+63 32 316 3756 sistemangpilipino@gmail.com

Venezuelan music program inspires Cebuana violinist; holds benefit concert to adopt same initiative in Cebu

Can music transform the lives of economically-deprived children?

Lianne Sala, founder of Sistemang Pilipino believed that music can cut social boundaries, develop the children’s self-esteem and their individual talents.

Sistemang Pilipino has been teaching music to children as young as seven years old in what they call under served communities in barangay Ermita and disadavantaged children in SOS Children’s Village in Talamban, Cebu City.

“We are not in it to create professional musicians. That is just a bonus and it would be nice. We are just here to educate children on music. To make music accessible to under served communities,” Sala said.

Sistemang Pilipino is patterned after a Venezuelan social movement for social justice called El Sistema.

With only seven volunteer music teachers, the group has been teaching a little over a hundred children the basics of the elements of singing for an orchestra, violin, ukulele, piano among others.

Aside from honing their talents, they also help develop the interpersonal skill of each student in their workshops and activities.

The training runs all throughout the year, however the program is intensive during summer where children have more vacant hours.


Classical music and children

Playing classical music and singing in chorus is not an ‘in’ thing for children nowadays however children take special interest in playing musical instruments.

“When they see other children play the violin or the piano, they would say, ‘I want to play that too’. That is where we come in,” Lianne shared when asked if teaching classical music is a hard task to do.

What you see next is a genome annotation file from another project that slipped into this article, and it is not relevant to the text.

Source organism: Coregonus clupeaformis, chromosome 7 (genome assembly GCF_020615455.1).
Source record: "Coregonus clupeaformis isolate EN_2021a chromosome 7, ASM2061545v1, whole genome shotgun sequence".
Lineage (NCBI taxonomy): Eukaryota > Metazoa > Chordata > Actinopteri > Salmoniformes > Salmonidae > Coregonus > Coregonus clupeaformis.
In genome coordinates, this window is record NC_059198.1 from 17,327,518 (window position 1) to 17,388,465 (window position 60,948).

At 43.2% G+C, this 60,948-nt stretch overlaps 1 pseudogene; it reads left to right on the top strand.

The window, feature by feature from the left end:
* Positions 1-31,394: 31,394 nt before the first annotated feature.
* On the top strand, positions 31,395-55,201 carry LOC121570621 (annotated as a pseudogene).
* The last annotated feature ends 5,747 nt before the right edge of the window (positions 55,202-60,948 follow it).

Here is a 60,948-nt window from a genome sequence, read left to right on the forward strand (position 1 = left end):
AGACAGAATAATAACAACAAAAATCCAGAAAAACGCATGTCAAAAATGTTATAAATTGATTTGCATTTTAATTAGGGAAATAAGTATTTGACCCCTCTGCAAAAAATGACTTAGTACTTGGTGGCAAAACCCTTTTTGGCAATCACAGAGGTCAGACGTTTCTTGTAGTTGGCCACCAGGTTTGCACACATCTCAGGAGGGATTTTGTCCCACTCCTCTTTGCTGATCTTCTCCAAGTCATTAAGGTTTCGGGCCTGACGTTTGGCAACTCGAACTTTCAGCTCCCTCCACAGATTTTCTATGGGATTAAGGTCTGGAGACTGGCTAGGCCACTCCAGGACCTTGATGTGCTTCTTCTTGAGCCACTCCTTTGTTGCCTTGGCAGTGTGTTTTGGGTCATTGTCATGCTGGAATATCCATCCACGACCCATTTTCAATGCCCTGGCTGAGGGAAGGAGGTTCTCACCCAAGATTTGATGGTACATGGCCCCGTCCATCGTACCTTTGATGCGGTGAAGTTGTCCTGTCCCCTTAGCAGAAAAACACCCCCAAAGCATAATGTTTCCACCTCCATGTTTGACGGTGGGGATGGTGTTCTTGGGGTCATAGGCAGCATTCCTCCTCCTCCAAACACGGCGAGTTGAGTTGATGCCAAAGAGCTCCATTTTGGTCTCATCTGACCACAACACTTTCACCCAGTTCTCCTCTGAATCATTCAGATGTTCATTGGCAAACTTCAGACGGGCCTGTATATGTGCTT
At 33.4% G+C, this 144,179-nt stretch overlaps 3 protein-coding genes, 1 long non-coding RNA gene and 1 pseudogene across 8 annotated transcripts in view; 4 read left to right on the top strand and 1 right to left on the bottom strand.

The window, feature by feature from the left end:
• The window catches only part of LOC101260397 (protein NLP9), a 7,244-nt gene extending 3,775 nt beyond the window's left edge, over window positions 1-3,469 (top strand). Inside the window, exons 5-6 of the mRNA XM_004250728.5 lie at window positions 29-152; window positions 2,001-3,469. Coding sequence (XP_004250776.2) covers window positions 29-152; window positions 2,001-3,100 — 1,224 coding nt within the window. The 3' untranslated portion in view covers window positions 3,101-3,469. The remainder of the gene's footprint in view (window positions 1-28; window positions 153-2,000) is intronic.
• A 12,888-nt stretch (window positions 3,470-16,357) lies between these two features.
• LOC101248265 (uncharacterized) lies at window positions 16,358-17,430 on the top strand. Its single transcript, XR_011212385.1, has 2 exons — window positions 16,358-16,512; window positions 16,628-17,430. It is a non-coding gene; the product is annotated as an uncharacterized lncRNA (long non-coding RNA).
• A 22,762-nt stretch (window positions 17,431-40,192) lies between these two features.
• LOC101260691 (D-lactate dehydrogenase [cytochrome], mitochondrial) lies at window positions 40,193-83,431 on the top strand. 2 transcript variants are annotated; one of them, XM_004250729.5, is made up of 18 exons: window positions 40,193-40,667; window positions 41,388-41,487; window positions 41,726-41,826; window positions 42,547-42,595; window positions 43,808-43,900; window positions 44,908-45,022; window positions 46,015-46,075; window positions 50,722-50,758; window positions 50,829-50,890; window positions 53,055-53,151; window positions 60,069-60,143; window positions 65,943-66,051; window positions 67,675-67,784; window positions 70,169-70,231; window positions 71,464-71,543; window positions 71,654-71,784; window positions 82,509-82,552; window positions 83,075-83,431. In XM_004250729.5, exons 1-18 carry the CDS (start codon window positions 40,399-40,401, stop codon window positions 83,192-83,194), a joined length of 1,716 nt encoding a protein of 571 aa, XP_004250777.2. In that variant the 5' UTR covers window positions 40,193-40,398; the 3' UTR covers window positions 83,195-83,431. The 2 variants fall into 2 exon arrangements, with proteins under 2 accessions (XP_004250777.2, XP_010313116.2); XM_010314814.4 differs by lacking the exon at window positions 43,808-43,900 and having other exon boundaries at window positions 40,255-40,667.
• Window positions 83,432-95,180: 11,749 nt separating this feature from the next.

“It is about creating the right context. We organize what we call interactive concerts where we share, and listen where they come from. It’s creating a new dynamic of listening. Its not about just giving stuff out it’s creating something together,” Sala said.

The group was founded last year. Sala was inspired by the documentary of El Sistema and had a four-month immersion from January to May 2012 in South America to learn about the organization.

Sala got their SEC registration in January this year and started hiring and asking people to volunteer and help in the outreach program.

Miracle Romano, one of their pianists who played in their mini concert last week said music helps the lives of the children.

“Music really improves the character and improves their lives. It develops character,” Romano said.

Singing and playing the instruments together follows a strict discipline and coordination to attain harmony. It means co-existence.

Children who attend their special classes learn to develop their sense of solidarity and self-esteem.

Since the group is just starting, they are calling on individuals to help them in their social cause to make music available not only to the members of the elite classes but to the poor communities, as well.

The average cost for teaching a child music is P2,500 every month.

To cover the expenses, the group organizes mini concerts where their students play. The audience, mostly students from some schools, pay a reasonable amount to watch the concert.

It is also during these times that they get to boost their self-confidence hearing the applause of the audience which for the children is an acknowledgement of their triumph.

Aside from teaching kids, Sala has another dream.

“One of my dreams is to be the center for teacher’s training. We have a strong foundation in philosophy and character. I dream that we will all have well-rounded teachers,” Sala said.

By Marian Z. Codilla
Cebu Daily News

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